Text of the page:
Free Wi-Fi hackers | Illustration by Cierra Pedro

Hacks Pose Huge Threat to Casinos

Here’s how casino operators minimize the risks.

A recent Wendy’s hack exposed the credit card information of many of its customers. Coming on the heels of attacks on data ranging from infidelity dating site Ashley Madison to drug chain CVS to the U.S. government’s Office of Personnel Management, the Wendy’s breach is a reminder that our sensitive data isn’t as secure as we’d like it to be. Casino operators face challenges in keeping customer data safe, but they have a range of tools to help them.

In the Wendy’s hack, like many other breaches that make the news, payment data including cardholder name, card number and expiration date—the things you need to make a purchase—were stolen from more than a thousand stores (including three in Northern Nevada but none in Las Vegas).

The prospect of similar breaches of casino data—which can include not only credit card details, but also sensitive personal and financial information—has long been a concern in Nevada. More than five years ago (“Serious About Cyber Security,” January 13, 2011), the Nevada Gaming Control Board circulated a letter intended “as a reminder for all affected licensees to conduct periodic reviews of security measures in place” and ensure compliance with the state’s breach disclosure provisions. Further, it indicated that failure to comply with all federal, state and local laws mandating strong cyber security may be determined, in the Commission’s judgment, “an unsuitable method of operation,” an extremely unpleasant prospect for a licensee.

The most serious attack to date on a casino operator was the February 2014 hack of Las Vegas Sands Corp., owner of the Venetian and the Palazzo. After a concerted effort, saboteurs unleashed a malware bomb that swept through the company’s IT system. The assault, allegedly perpetrated by Iranian “hacktivists,” resulted in a massive crash in the company’s computers in Las Vegas and Bethlehem, Pennsylvania (where it owns the Sands Bethlehem).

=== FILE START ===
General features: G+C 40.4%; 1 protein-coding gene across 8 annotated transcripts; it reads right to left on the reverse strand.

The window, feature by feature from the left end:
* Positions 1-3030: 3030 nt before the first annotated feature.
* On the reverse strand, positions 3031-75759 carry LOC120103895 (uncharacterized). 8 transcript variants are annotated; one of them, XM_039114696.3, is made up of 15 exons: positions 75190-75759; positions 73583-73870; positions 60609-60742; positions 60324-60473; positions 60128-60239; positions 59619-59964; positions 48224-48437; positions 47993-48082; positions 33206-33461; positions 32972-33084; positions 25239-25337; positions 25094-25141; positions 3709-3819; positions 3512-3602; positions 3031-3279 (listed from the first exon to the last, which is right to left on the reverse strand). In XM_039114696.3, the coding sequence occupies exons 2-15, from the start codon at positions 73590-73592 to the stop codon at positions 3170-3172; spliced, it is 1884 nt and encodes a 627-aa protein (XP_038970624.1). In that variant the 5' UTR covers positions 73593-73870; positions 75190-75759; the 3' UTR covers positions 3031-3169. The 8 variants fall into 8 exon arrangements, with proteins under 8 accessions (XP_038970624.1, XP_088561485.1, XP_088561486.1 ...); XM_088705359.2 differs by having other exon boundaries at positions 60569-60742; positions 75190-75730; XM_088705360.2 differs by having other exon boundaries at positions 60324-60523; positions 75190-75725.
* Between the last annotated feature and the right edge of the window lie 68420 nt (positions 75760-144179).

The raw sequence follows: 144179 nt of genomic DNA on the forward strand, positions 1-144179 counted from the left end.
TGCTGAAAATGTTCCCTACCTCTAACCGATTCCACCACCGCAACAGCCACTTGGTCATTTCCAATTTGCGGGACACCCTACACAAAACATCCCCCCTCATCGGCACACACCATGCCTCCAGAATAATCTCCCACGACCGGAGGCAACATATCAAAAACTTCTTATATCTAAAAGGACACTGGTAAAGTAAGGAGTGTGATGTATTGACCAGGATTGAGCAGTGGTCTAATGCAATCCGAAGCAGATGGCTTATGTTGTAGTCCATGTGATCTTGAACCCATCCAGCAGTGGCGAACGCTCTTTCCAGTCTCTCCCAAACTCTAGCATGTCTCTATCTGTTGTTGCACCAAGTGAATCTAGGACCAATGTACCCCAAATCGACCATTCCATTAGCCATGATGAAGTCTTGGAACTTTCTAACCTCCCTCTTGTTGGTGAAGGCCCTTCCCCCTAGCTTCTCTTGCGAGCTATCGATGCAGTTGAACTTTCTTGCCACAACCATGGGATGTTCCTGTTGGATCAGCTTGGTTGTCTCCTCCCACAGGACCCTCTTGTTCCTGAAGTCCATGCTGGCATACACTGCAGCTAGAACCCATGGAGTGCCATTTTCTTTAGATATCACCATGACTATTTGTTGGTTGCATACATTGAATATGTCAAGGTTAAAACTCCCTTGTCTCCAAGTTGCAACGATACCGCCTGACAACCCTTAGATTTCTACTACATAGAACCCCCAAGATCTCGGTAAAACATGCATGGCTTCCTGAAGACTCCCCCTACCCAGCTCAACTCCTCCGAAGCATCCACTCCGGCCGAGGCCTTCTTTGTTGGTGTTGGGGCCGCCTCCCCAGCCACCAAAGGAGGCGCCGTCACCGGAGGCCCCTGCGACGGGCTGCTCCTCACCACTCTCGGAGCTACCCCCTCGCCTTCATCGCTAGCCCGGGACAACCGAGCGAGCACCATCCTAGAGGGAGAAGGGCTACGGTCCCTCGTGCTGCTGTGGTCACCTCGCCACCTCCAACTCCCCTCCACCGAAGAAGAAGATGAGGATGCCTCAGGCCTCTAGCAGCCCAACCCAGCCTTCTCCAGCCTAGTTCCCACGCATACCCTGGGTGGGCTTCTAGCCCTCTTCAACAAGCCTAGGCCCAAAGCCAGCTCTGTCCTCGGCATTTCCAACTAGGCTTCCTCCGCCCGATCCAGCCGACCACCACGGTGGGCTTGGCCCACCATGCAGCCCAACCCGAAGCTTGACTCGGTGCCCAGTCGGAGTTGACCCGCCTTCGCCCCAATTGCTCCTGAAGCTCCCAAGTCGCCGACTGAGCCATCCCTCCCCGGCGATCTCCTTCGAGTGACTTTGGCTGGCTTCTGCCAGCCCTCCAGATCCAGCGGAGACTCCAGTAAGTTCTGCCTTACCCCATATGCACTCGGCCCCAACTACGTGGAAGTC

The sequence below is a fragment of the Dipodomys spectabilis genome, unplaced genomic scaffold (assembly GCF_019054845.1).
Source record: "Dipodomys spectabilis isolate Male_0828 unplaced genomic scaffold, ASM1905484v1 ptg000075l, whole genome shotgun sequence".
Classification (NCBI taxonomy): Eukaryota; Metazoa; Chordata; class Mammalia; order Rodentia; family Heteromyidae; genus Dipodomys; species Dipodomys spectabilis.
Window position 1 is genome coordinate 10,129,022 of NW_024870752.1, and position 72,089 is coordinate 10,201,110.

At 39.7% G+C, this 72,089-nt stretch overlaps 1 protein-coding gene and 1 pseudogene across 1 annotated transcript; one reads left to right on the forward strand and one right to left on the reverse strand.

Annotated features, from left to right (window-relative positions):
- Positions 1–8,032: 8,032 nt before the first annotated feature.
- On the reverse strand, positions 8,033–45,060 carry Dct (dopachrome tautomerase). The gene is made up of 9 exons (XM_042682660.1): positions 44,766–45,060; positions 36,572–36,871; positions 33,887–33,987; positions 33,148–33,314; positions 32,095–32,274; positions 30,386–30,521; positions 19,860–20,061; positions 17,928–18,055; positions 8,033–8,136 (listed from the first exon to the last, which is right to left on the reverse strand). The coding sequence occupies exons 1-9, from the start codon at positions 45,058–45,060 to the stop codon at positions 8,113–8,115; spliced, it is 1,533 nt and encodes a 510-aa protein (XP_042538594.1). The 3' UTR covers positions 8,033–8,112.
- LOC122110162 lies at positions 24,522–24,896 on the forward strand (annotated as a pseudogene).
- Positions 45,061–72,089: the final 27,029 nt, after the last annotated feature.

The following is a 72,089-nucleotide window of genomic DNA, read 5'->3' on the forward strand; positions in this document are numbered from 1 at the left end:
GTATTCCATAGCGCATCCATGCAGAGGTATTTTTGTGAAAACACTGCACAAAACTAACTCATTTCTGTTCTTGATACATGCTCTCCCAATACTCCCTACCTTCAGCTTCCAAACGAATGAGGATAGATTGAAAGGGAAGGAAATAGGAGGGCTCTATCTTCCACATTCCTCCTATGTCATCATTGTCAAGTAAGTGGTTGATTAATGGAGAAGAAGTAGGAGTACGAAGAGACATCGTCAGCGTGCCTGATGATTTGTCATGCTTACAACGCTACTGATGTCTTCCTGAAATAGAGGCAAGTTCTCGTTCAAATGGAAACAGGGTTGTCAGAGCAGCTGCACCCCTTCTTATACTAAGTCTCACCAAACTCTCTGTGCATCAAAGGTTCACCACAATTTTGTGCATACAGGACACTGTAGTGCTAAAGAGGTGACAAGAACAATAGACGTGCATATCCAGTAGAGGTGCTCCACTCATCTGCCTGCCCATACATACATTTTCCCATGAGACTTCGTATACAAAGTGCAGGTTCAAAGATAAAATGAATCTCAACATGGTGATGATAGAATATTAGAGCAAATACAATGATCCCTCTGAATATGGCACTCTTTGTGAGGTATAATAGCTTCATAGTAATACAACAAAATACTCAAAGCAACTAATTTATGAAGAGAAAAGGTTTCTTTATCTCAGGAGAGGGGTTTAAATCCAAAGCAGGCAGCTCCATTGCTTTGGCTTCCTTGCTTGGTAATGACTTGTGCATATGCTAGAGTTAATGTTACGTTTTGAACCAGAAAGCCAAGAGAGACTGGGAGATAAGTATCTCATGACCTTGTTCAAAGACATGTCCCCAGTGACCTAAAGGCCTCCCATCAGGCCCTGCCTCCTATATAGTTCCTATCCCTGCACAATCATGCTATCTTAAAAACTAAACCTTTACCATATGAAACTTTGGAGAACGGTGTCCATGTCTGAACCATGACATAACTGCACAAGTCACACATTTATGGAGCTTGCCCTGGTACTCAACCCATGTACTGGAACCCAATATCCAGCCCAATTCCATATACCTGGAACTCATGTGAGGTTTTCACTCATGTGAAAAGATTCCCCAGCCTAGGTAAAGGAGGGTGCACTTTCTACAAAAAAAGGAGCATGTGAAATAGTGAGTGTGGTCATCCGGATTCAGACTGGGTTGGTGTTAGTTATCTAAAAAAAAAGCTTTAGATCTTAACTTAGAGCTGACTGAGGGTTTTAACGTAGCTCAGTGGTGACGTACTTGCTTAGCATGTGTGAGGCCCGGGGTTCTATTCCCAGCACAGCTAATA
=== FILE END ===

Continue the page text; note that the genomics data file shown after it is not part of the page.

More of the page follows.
“You have guests using Wi-Fi and employees, too. Once you gain access, you can get into everything, including internal systems and customer information.” – Sal Scheri, White Sand CEO

Thousands of files were compromised in the attack, including customer and employee data. Then-CEO Michael Leven estimated the damage at more than $40 million. The breach has not resulted in any regulatory action or claims against Sands, but it highlights just how important cyber security is, and how costly breaches can be.

Disturbingly, the Sands attack is only the tip of the iceberg for the disaster potential of future attacks. The same innovation that demands casinos offer customers new ways to play and connect makes them extremely vulnerable.

“If you have an online gaming site,” says Curtis Levinson, director of cyber security consulting for White Sand Gaming, “you are advertising, ‘Hack me.’ If you are a casino providing guest Wi-Fi, you are advertising, ‘Hack me.’”

“It really is everything,” White Sand CEO Sal Scheri says. “You have guests using Wi-Fi and employees, too. Once you gain access, you can get into everything, including internal systems and customer information.”

Free Wi-Fi—a welcome perk for most of us—is dangerous because cyber criminals can use it to capture data transmitted, which can include phone numbers, log-in data and passwords. In his executive protection practice, Levinson recommends that traveling business leaders never, under any circumstances, use a public Wi-Fi network, but instead use their phones to set up their own hot spots. He advises all travelers do the same.

The ease and ubiquity of Wi-Fi hot spots, though, create more vulnerabilities for casinos. Levinson describes a scenario in which cyber criminals can hook a commercially available hot spot up to battery packs, surreptitiously install it on a casino floor and set it to vacuum up cellular and Wi-Fi data. “That includes,” he says, “cell numbers, conversations, any data sent and passwords.” Criminals can also use these hot spots to hack casino systems.

This kind of malfeasance can be combatted; Levinson recommends that casinos do regular wireless site surveys, which reveal everything. “You can sit in the surveillance room and watch the hot spots bloom all over the casino,” he says.

The key to preventing attacks is good procedure; businesses can mitigate the harm of ransomware attacks (in which hackers compromise systems and demand payment to restore access) by developing good business continuity and disaster recovery protocols. If backup and recovery procedures are good enough, casinos need never pay a ransom; they simply wipe their systems and restore them.

With the costs of compromised data and lost operations so high, Levinson advises casinos—and customers—to make cyber security a priority before the next big hack. With escalating stakes and rapidly advancing technology, it is certain that cyberspace will continue to be a battleground.

David G. Schwartz is the director of UNLV’s Center for Gaming Research.

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